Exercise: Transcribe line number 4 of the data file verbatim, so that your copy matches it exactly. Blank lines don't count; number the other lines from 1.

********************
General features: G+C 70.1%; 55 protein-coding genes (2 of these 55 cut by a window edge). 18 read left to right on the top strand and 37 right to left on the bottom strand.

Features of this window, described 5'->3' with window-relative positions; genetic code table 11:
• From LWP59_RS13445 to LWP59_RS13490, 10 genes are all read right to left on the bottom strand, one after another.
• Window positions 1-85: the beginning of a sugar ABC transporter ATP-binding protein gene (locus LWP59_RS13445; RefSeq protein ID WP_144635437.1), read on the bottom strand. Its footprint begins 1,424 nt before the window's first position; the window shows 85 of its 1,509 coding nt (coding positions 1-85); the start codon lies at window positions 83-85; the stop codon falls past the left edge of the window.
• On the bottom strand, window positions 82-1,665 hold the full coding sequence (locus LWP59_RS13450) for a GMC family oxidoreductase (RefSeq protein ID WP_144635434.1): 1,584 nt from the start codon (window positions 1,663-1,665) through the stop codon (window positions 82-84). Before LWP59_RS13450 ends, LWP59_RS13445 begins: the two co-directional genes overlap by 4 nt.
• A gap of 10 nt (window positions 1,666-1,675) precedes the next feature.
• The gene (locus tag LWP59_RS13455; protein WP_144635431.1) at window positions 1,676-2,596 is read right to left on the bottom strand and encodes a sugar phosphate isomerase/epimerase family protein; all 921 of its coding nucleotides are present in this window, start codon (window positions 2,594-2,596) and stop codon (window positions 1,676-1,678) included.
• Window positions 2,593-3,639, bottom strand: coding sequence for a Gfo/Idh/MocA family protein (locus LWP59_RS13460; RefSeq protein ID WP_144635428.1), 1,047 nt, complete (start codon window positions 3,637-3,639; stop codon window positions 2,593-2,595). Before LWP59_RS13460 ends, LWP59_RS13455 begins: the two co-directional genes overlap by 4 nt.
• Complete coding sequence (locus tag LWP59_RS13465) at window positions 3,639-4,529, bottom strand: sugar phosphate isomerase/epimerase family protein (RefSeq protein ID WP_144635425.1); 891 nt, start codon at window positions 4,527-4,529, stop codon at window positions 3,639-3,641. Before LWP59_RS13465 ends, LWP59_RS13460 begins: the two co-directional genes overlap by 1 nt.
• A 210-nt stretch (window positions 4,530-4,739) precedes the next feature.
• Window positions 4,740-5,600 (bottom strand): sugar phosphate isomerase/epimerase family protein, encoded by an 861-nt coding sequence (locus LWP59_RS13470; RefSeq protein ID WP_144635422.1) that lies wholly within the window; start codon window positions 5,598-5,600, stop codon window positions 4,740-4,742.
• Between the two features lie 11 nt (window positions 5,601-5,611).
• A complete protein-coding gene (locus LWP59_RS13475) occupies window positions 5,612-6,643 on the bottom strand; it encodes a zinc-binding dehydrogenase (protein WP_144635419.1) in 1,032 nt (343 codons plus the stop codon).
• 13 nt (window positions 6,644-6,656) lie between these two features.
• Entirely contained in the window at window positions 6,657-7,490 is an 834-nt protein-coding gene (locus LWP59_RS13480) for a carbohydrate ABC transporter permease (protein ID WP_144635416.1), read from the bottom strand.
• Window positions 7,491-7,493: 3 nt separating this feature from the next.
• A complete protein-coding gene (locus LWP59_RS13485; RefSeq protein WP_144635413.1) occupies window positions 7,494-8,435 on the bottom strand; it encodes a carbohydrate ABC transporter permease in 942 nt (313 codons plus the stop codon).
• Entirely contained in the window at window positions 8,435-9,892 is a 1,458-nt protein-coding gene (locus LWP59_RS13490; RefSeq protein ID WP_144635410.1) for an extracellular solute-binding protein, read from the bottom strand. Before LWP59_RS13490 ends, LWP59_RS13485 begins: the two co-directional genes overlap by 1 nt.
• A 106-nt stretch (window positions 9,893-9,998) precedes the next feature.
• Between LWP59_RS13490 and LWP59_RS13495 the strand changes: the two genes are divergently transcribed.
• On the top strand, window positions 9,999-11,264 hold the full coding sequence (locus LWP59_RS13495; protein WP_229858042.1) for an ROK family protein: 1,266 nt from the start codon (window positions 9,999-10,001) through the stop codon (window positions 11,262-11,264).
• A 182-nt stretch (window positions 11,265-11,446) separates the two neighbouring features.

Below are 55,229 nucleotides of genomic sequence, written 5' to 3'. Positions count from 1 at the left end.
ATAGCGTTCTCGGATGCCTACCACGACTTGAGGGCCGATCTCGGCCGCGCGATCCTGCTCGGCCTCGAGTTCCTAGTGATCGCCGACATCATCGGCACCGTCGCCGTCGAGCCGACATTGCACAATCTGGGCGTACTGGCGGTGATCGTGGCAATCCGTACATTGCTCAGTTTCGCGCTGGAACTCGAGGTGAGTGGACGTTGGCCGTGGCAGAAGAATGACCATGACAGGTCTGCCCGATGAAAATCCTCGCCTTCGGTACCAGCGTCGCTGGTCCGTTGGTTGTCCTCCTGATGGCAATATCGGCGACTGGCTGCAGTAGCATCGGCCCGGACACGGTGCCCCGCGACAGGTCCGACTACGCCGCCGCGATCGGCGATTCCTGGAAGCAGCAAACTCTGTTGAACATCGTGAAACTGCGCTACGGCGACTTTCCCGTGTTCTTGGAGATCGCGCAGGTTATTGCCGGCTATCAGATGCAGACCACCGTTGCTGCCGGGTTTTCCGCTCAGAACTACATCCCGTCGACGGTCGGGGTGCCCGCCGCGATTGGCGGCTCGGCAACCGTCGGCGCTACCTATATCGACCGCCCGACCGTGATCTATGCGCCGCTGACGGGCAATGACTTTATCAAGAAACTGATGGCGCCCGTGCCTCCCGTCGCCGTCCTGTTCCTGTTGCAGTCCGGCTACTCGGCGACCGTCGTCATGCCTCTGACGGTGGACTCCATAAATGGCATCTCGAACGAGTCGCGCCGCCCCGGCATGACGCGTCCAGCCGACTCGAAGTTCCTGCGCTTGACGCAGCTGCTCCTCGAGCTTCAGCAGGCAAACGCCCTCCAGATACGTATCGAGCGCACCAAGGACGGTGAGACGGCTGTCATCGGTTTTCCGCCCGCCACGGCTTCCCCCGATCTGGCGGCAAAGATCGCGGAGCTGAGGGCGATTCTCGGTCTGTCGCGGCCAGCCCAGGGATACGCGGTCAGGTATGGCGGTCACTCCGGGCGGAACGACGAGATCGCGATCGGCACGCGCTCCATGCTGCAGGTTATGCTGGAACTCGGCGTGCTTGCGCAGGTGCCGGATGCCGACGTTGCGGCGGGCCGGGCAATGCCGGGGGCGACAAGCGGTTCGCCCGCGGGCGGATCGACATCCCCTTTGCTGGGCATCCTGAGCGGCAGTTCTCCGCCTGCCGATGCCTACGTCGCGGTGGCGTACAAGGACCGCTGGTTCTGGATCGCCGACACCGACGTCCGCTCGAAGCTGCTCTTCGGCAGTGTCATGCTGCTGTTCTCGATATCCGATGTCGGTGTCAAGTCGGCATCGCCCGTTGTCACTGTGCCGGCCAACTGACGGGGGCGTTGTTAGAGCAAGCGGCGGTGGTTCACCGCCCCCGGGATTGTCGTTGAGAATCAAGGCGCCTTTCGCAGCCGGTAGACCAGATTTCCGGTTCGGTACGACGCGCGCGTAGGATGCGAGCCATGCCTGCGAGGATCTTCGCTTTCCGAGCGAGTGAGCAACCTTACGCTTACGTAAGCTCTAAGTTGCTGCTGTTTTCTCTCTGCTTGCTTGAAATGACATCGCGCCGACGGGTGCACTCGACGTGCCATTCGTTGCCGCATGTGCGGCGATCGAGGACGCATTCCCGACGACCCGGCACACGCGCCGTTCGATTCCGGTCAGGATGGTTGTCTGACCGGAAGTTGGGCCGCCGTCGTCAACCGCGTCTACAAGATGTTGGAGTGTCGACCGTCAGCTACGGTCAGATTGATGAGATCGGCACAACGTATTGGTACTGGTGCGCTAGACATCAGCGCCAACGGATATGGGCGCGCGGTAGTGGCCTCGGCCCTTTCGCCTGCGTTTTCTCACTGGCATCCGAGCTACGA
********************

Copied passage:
• Window positions 1-85: the beginning of a sugar ABC transporter ATP-binding protein gene (locus LWP59_RS13445; RefSeq protein ID WP_144635437.1), read on the bottom strand. Its footprint begins 1,424 nt before the window's first position; the window shows 85 of its 1,509 coding nt (coding positions 1-85); the start codon lies at window positions 83-85; the stop codon falls past the left edge of the window.